April 3, 2024

Kenai National Wildlife Refuge

The Kenai National Wildlife Refuge consists of the western slopes of the Kenai Mountains and forested lowlands bordering Cook Inlet and comprises 1.92 million acres. The lowlands include spruce and birch forests intermingled with hundreds of glacier-fed lakes. The Kenai Mountains rise to more than 6,000 feet, creating the southeastern boundary of the refuge. The wildlife refuge is a microcosm of Alaska, with a diverse range of habitat types ranging from the mountains and treeless alpine areas to boreal forests, wetlands and lakes.

View overlooking Skilak Lake

As noted on the US Fish and Wildlife Service website, the biodiversity is “unusually high for this latitude” because of the mix of the Sitka spruce-dominated coastal rainforest (of which our home office of Girdwood is a part of) and the reach of the boreal forest.

The refuge was established to protect moose populations, Dall sheep, mountain goats, wolves, bald eagles and both brown and black bears. It is also home to a small, but thriving caribou herd and numerous undisturbed spawning grounds for the prolific salmon runs of the Kenai Peninsula (the refuge is also the origin of the Kenai River).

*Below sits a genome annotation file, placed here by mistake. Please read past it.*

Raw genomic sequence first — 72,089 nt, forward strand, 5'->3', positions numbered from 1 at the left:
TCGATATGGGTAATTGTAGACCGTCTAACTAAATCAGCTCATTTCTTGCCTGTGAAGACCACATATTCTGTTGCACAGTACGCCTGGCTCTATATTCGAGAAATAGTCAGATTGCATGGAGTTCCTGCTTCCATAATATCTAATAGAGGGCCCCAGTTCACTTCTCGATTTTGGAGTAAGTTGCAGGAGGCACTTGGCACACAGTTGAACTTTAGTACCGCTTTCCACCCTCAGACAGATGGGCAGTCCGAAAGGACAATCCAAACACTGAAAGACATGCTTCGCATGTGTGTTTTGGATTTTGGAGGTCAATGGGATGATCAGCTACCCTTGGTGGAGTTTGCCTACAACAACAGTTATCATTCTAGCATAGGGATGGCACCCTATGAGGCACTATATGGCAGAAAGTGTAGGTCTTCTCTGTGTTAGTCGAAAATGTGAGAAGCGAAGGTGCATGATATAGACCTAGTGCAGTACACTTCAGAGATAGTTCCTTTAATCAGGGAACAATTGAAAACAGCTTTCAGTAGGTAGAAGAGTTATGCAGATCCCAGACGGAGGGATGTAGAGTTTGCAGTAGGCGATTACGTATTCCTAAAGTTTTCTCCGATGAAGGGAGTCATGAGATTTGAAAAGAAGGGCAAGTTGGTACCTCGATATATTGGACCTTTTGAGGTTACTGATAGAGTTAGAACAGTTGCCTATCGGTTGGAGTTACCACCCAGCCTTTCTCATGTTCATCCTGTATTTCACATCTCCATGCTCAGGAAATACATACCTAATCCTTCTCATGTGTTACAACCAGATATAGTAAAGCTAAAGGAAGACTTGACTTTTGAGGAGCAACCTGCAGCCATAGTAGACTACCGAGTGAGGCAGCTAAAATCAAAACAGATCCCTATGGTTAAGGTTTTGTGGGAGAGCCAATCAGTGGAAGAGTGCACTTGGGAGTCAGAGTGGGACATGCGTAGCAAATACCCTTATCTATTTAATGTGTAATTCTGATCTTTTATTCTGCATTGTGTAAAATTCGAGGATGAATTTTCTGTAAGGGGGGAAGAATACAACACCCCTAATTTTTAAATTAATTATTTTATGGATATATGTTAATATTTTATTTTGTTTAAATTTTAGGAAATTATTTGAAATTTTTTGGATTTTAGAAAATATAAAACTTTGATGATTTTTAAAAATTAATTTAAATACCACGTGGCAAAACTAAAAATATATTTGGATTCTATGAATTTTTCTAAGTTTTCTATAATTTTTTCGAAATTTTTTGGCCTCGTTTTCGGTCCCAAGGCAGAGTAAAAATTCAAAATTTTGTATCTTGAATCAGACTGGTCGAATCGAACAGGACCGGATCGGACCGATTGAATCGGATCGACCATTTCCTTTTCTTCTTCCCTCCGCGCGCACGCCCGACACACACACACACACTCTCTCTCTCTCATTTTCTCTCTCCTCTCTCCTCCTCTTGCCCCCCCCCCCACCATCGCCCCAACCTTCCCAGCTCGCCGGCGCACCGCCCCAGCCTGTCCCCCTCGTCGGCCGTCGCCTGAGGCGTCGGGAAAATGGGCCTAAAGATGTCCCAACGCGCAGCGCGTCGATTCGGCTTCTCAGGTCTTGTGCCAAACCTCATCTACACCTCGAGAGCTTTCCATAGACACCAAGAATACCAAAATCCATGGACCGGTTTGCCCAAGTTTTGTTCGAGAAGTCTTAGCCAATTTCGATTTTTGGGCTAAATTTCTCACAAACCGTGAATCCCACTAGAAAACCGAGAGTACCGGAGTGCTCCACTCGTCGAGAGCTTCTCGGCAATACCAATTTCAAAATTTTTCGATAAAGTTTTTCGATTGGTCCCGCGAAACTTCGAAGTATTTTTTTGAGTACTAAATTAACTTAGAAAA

Mountains and rocks in Kenai National Wildlife Refuge

Several of our Alaska Adventures include opportunities to explore within the boundaries of the Kenai National Wildlife Refuge. Our top-rated Kenai Backcountry Lodge, situated along the shoreline of glacier-carved Skilak Lake and accessible only by boat, offers an ideal wilderness experience deep within these protected lands. Contact us to learn more about booking an adventure that includes this amazing refuge.

Moose in the tall grass

More information about this national treasure can be found on the U.S. Fish and Wildlife Service website (including a great map showing the boundaries of the refuge) and from our friends at Travel Alaska.